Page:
These managers aren’t bad bosses; they simply don’t know how to delegate tasks and unintentionally make the company a place you don’t want to go to.
So, if you have anxiety before going to work, it might be caused by one of these actions.
Here are some examples that show you’re being micromanaged.
- You feel held back, and you’d rather wait for clear instructions from your boss.
- You receive more negative feedback than positive feedback and career advice.
- You take more time to finish a task because of a lack of necessary training.
- You have to follow up with a long list of requirements.
- Doing simple tasks feels like running uphill.
How Do I Tell My Boss to Stop Micromanaging?
A manager who follows this detailed-oriented style is extremely challenging to work with and should be dealt with immediately.
Depending on your position, whether you’re a junior employee or a higher-level one, there are a few things you can do to manage this difficult boss.
At the same time, there are things that you should avoid to help increase the company’s productivity.
What to Say to a Micromanaging Boss
There are a few things that you can say to a supervisor who gets too involved with every detail to help you survive the workplace and do your job.
- “I’ve already sent you a progress sheet, so you can monitor the workflow.”
- “What are your expectations regarding X?”
- “I feel that all these unscheduled meetings take my focus off work.”
- “I thought about using a tracking tool that will allow you to see how my work is progressing.”
What Not to Say to a Micromanaging Boss
Working with a boss who gets involved with everything can take its toll on you.
So here are some things you shouldn’t say to a demanding boss because they might make them feel that they’re right not to trust you.
- “I don’t like to be monitored and asked questions.”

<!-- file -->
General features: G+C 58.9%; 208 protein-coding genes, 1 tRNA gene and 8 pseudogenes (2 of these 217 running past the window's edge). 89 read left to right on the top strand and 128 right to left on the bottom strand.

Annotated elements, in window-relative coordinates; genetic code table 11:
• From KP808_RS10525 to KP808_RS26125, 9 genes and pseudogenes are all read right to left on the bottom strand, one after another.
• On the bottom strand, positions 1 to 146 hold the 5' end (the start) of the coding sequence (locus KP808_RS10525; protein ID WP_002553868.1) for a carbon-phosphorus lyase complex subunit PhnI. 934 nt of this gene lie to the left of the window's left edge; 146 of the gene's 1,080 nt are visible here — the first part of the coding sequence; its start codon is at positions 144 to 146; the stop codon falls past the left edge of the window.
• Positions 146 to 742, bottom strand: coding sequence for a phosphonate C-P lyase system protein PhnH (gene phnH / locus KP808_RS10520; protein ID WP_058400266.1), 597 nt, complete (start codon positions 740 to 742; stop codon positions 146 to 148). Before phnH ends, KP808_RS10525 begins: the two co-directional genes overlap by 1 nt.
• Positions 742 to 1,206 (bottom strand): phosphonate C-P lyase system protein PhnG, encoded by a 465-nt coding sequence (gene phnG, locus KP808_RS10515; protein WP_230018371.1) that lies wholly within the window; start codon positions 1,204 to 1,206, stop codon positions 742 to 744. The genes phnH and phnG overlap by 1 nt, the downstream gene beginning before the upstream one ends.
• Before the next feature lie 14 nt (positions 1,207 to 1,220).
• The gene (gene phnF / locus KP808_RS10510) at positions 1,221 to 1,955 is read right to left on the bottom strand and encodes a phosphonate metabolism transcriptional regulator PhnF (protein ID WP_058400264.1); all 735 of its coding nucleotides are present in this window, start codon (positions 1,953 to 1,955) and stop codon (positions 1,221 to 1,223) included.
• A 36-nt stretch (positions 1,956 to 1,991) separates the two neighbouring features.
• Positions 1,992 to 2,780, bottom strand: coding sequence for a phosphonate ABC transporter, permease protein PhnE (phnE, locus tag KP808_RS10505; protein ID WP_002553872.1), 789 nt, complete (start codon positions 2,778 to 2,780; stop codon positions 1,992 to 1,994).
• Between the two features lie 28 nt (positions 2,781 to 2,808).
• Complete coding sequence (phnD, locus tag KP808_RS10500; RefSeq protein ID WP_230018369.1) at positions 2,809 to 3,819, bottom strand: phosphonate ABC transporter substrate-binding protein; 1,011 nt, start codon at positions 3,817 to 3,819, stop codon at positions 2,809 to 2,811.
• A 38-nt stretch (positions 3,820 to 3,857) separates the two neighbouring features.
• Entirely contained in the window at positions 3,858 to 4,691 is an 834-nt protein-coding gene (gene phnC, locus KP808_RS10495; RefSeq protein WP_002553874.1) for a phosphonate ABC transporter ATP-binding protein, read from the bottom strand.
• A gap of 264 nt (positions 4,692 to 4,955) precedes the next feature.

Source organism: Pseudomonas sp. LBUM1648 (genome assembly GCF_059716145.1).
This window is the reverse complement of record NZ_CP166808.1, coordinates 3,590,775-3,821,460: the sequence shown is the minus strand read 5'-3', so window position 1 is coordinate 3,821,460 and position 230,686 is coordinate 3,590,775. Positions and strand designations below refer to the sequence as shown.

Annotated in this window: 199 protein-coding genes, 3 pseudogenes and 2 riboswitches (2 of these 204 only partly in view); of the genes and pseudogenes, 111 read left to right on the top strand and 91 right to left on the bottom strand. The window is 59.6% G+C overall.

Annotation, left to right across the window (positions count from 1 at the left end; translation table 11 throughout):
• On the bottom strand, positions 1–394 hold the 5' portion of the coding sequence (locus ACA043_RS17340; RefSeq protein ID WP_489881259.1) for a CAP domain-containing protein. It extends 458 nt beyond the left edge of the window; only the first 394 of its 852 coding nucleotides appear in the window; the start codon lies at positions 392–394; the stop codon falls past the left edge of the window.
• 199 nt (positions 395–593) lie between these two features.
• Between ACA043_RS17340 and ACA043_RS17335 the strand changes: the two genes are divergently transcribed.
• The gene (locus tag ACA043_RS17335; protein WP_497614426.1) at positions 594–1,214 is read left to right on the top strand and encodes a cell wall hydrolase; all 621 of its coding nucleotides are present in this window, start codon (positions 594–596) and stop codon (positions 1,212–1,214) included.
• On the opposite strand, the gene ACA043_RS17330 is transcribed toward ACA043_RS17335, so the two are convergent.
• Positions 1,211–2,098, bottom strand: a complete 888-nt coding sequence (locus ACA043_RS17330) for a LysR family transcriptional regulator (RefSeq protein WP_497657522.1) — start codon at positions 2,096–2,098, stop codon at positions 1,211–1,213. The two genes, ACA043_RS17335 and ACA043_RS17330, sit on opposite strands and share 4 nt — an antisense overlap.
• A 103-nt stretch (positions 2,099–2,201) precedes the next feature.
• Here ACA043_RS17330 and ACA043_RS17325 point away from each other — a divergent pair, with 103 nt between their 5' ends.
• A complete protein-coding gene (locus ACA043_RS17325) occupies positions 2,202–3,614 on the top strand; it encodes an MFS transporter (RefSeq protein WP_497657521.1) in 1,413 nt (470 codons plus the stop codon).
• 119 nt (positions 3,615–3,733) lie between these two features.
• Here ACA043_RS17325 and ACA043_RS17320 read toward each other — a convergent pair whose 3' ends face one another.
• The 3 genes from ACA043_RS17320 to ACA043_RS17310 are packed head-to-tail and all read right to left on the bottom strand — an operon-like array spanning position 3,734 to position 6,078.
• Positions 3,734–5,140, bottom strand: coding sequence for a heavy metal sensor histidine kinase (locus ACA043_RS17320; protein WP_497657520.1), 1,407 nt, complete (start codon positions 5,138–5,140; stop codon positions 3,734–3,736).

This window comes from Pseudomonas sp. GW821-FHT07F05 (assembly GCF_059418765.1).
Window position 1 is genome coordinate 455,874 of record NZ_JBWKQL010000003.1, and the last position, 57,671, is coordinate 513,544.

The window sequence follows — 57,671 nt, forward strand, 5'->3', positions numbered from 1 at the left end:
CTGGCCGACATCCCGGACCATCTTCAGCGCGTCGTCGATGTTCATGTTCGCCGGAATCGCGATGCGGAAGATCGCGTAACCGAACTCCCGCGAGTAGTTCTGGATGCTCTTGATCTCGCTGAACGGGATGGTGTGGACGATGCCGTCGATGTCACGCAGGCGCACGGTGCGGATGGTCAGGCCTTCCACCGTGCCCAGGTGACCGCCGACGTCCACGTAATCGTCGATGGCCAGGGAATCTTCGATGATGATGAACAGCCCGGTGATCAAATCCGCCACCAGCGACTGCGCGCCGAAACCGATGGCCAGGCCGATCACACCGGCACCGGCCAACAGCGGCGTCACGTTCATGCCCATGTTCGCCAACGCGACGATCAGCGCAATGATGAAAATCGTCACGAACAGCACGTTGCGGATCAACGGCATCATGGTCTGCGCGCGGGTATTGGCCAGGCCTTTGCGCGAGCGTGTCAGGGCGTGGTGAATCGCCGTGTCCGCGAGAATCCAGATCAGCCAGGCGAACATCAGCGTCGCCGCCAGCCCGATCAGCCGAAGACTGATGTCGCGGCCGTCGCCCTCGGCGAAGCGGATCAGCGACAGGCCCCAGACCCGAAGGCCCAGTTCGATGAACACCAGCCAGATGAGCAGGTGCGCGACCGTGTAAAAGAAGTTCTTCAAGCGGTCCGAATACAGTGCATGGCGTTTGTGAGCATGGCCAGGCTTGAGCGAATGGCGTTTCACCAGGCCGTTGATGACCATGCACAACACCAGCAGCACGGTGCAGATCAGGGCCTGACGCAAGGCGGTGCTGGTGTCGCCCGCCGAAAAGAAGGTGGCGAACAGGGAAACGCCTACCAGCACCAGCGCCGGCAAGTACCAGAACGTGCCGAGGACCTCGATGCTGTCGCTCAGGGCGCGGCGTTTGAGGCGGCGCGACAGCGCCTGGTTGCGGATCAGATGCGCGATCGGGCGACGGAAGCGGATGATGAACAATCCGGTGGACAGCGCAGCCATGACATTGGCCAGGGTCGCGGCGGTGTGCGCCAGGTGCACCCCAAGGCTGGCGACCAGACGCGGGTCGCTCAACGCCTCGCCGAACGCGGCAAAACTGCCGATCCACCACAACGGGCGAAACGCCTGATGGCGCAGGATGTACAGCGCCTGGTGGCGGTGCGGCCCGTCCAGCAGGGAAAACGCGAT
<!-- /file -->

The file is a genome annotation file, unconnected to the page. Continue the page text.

- “Can I do X?”
- “I have done X,” when you haven’t. Lying will show them that you can’t be trusted.
- “I’m OK with this management style.”
How to Deal With a Micromanaging Boss
Keeping a micromanager informed and providing detailed progress about your task can make things flow smoothly.
Here are a few other things you can do while dealing with a toxic boss.
Bring it to Their Attention
In some cases, your boss might not feel that they’re doing something wrong.
So, you need to tell them that you’re not OK with this.
Come Up With Alternative Solutions
Since working with a difficult boss can be extremely irritating, you can suggest alternative solutions to make things work.
This includes providing them with access to your workflow through tracking tools, regular progress sheets, and asking for regular meetings.
Prove That You Don’t Need Their Micromanagement
Show your manager that you can be trusted.
Prove to them that you have enough credibility by doing your tasks right so they don’t feel the need to watch you all the time.
Talk to Colleagues About It
It might help you a little to see how things work with other coworkers.
There might be something wrong that pushes your manager to watch you more closely.
Frequently Asked Questions
What Kind of Personality is a Micromanaging Boss?
This is someone who worries too much and doesn’t think that their team can be trusted.
They’re overly controlling people, and because they’re always afraid to lose control, they will always try to get themselves involved with everything.
A micromanaging supervisor feels that they’re more capable than their team members and might deprive them of room for growth.
Is Micromanagement a Form of Abuse?
Some people think that micromanaging is a kind of bullying or mental abuse because it affects your productivity.
People who are micromanaged suffer from work-related stress that affects other aspects of their lives, and they can also deal with health issues like high blood sugar and headaches.
A lot of those micromanaged employees end up changing jobs because they can’t survive this toxic environment.
Dealing with a boss who always micromanages will make you feel stuck.
Let us know how you’ve managed to deal with a micromanaging boss and the challenges you’ve faced.
Sometimes, you just need to speak up and explain how this affects you, and your boss might reconsider.